But it is not only the form, and the composition of the objects of landscape, which the picturesque eye examines; it connects them with the atmosphere, and seeks for all those various effects, which are produced from that vast, and wonderful storehouse of nature. Nor is there in travelling a greater pleasure, than when a scene of grandeur bursts unexpectedly upon the eye, accompanied with some accidental circumstance of the atmosphere, which harmonizes with it, and gives it double value.

Besides the inanimate face of nature, it's living forms fall under the picturesque eye, in the course of travel; and are often objects of great attention. The anatomical study of figures is not attended to: we regard them merely as the ornament of scenes. In the human figure we contemplate neither exactness of form; nor expression, any farther then it is shewn in action: we merely consider general shapes, dresses, groups, and occupations; which we often find casually in greater variety, and beauty, than any selection can procure.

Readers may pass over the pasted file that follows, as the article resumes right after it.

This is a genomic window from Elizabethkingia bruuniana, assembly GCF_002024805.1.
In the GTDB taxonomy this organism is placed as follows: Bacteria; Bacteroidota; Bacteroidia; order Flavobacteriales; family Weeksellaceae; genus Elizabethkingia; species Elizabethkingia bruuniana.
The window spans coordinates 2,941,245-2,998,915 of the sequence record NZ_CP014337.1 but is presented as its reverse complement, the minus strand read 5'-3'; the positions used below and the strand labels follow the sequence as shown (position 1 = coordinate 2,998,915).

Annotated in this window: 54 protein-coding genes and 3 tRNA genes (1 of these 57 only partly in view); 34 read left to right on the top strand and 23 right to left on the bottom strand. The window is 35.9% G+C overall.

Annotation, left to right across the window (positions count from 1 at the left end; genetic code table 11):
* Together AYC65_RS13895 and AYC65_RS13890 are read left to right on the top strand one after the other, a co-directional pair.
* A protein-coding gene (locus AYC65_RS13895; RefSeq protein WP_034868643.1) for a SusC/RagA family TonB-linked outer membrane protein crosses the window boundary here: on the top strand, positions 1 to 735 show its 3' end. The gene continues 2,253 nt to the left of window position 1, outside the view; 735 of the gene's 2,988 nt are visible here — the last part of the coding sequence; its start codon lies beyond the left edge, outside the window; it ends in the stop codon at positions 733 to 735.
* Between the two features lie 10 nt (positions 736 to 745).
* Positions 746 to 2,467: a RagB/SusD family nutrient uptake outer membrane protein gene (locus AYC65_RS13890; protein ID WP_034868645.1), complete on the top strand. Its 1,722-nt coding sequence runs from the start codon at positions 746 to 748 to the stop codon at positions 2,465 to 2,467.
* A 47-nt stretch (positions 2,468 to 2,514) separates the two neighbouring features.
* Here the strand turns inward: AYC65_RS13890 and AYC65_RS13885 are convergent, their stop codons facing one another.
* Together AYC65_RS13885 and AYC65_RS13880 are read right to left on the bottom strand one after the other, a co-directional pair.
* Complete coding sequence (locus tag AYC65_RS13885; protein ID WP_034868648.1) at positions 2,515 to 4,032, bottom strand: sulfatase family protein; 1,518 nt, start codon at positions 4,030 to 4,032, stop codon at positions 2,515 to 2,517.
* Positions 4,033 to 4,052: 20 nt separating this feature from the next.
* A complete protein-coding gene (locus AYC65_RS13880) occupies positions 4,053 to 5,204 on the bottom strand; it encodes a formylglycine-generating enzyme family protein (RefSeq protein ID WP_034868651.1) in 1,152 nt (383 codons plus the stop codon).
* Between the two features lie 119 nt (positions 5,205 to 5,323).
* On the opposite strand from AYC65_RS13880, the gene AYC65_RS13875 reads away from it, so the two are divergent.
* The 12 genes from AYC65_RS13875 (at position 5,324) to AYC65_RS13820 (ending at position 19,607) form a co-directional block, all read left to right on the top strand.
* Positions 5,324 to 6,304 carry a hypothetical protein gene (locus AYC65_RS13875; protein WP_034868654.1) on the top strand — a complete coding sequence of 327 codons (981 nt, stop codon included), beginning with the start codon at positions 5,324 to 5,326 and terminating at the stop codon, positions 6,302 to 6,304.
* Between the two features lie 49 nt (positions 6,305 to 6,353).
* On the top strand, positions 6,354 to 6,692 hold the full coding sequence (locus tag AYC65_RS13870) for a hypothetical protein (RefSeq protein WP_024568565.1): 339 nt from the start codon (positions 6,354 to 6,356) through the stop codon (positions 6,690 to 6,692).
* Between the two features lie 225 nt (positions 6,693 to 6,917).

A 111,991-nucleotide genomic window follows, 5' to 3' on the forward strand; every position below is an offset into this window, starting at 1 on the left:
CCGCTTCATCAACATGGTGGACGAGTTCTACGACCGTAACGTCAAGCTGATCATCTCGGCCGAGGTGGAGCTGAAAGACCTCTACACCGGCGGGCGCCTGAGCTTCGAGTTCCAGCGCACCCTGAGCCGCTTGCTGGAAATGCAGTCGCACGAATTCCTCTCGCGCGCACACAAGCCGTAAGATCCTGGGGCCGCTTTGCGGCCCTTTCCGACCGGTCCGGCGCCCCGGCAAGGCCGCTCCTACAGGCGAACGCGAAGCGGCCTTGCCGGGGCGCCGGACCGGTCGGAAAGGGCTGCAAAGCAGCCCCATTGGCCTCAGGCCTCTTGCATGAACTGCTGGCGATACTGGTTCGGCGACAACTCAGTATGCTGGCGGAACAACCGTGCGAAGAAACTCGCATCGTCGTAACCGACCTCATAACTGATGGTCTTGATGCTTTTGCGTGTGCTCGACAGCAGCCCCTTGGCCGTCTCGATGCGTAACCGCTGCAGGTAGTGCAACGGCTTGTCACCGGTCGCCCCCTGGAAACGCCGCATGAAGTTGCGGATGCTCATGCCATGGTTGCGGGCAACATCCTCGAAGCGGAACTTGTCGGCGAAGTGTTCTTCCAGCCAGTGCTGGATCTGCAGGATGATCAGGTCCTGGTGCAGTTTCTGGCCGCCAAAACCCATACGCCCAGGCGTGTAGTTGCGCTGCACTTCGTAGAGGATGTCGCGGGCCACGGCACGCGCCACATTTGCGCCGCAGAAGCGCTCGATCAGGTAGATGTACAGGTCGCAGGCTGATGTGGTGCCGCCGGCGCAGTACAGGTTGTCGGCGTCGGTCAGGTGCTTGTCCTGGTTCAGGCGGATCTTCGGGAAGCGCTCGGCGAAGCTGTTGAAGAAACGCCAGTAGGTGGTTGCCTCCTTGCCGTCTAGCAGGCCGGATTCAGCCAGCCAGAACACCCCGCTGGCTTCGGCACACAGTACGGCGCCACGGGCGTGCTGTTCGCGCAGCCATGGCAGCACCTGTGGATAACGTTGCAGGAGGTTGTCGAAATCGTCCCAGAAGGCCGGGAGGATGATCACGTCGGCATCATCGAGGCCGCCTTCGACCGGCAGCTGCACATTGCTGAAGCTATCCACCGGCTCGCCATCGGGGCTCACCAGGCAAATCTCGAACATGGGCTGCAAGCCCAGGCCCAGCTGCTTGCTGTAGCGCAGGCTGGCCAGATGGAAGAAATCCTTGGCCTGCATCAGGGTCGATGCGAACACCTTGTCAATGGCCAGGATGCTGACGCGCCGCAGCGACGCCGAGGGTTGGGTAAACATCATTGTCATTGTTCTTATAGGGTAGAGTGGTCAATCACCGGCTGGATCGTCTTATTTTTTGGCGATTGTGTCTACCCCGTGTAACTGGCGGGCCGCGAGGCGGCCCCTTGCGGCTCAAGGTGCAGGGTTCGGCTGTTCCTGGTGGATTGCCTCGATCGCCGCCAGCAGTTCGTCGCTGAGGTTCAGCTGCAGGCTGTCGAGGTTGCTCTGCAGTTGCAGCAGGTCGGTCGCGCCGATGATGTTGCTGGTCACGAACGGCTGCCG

In the same manner animals are the objects of our attention, whether we find them in the park, the forest, or the field. Here too we consider little more, than their general forms, actions, and combinations. Nor is the picturesque eye so fastidious as to despise even less considerable objects. A flight of birds has often a pleasing effect. In short, every form of life, and being may have it's use as a picturesque object, till it become too small for attention.